Dr. Murrell specializes in cataract surgery. Performing thousands of cataract surgeries throughout his career, he receives rave reviews from patients and is proud to help clear their cloudy vision. Before each cataract procedure, patients will have one or more consultations, during which Dr. Murrell will help forge a shared plan for the results they want to achieve.
Having invested in the latest cataract surgery equipment and technology, Dr. Murrell can detect eye diseases that a standard exam cannot. Dr. Murrell can also treat many of these diseases if he can identify them in advance. This can also to improve the quality of the patient’s post-operation vision. Although other diseases cannot be treated, detecting them in advance allows Dr. Murrell to provide the patient a more realistic expectation of their post-operative vision. Using this technology allows for a happier, healthier, and more educated patient.
What Is a Cataract and Cataract Surgery?
A cataract is a condition that occurs when a patient’s natural eye lens clouds over and blurs their vision. During cataract surgery, Dr. Murrell removes the natural eye lens that has become clouded and replaces it by inserting an artificial IntraOcular Lens (IOL).
What Lenses Does Dr. Murrell Use?
Dr. Murrell has chosen the Alcon Company for the IOLs for his cataract patients. This is one of the largest and most respected eye product companies in the world and is located in Fort Worth, TX. Alcon has three types of lenses:
- Standard Lens
- Toric Lens
- ReStor Lens
The Standard IOL
This is by far the most common IOL implanted (approximately 84% of the time). It is a spherical lens which will correct for one focal point (usually for distance) and will not correct the eye for astigmatism (warpage of the cornea). After surgery with this IOL, the patient will always need prescription glasses (usually for astigmatism and for reading). Most insurers cover this IOL. Dr. Murrell’s office can help with the insurance pre-certification and costs upon verification of benefits.
The Toric IOL
This is the second most common IOL implanted (approximately 15% of the time). It will correct both spherical error and astigmatism. The patient will usually select this lens with a focal point at distance. This allows the patient to see well at distance without prescription glasses. However, the patient may still need a weak pair of glasses for distance to see perfectly and will definitely require reading glasses. There is an extra cost associated with this IOL that most insurers do not cover.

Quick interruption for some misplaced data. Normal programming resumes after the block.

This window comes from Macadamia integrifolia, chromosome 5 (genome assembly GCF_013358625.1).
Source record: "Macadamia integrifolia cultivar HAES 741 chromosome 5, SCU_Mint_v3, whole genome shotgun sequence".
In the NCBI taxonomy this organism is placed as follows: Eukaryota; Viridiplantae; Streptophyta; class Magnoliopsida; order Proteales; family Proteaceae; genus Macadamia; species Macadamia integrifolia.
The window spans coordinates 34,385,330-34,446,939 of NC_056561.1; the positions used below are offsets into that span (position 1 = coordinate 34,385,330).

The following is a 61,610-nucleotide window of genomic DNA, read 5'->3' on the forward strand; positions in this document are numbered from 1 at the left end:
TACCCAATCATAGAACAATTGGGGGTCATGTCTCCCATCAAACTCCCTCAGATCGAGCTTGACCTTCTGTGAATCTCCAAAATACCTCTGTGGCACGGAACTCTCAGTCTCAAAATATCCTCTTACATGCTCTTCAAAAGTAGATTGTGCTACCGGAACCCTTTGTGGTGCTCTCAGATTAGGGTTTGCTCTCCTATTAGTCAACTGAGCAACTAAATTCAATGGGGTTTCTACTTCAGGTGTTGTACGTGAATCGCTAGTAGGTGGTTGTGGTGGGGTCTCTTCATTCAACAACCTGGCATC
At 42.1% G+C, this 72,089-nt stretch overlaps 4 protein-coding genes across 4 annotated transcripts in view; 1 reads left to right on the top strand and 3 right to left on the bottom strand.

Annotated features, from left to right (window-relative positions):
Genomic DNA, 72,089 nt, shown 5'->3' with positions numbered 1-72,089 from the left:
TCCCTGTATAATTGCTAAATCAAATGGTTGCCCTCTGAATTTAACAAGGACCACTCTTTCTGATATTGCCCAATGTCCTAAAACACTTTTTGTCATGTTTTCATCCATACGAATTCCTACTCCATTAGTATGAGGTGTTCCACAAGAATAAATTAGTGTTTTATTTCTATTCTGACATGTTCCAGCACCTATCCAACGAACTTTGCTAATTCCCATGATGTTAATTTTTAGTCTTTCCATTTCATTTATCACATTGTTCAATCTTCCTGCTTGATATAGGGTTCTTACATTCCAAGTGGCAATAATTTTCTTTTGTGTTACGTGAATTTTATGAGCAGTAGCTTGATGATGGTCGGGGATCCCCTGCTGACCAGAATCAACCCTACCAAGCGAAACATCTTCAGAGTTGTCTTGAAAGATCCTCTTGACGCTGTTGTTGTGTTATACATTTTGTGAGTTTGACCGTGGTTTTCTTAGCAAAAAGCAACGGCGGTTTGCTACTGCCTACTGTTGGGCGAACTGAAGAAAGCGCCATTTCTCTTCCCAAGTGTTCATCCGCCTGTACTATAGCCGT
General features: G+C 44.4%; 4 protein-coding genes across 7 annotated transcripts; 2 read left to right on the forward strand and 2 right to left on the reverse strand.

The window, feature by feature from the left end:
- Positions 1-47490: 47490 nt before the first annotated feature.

The ReStor IOL
This is the least common IOL implanted (approximately 1% of the time). It will correct the spherical error and will be multifocal (focus at distance, intermediate, and near). Although, it will not correct astigmatism. For this IOL to work, the eye must have no astigmatism and no diseases. The patient also needs to be very tolerant. As a result, this lens will give a patient good vision at distance, intermediate, and near. However, perfect vision at all three focal points is not likely. Glasses are usually not necessary with this lens. There is an extra cost for this IOL that most insurers do not cover.
The technology for IOLs keeps improving. The Tecnis company, which makes IOLs, has introduced a new IOL called Symfony®. It will focus light at distance, intermediate, and near. It will also allow for more contrast sensitivity than any other IOL. Finally, it can also treat astigmatism. The Symfony® IOL is a premium IOL that is not covered by your insurance plan.
Dr. Murrell performs a minimally invasive, small-incision, no-stitch cataract surgery called phacoemulsification (phaco) surgery. During this procedure, a tiny incision is made in the eye to make room for a small ultrasonic probe. This probe breaks up, or emulsifies, the cloudy lens into tiny pieces. The pieces are then suctioned out through the probe. Because of its small size, the incision can heal on its own and only requires topical (eye drop) anesthesia, although you do have other options (see Anesthesia). There are no injections or stitches.
Once the cloudy lens has been removed the artificial IOL is implanted in the eye. Advanced foldable IOLs can be inserted through the same small incision through which the original lens was removed. This significantly reduces recovery times while improving safety and reducing the risk of bleeding, scarring, irritation, and distortion. The entire procedure with Dr. Murrell lasts just 10-15 minutes.
Is Cataract Surgery Painful?
Some people put off replacing their cataract-clouded lenses because they fear the surgery will be painful. The reality is that this procedure is painless. You can choose your anesthetic. Most patients opt for a mild sedative to help them relax, and then use only anesthetic eye drops during the procedure.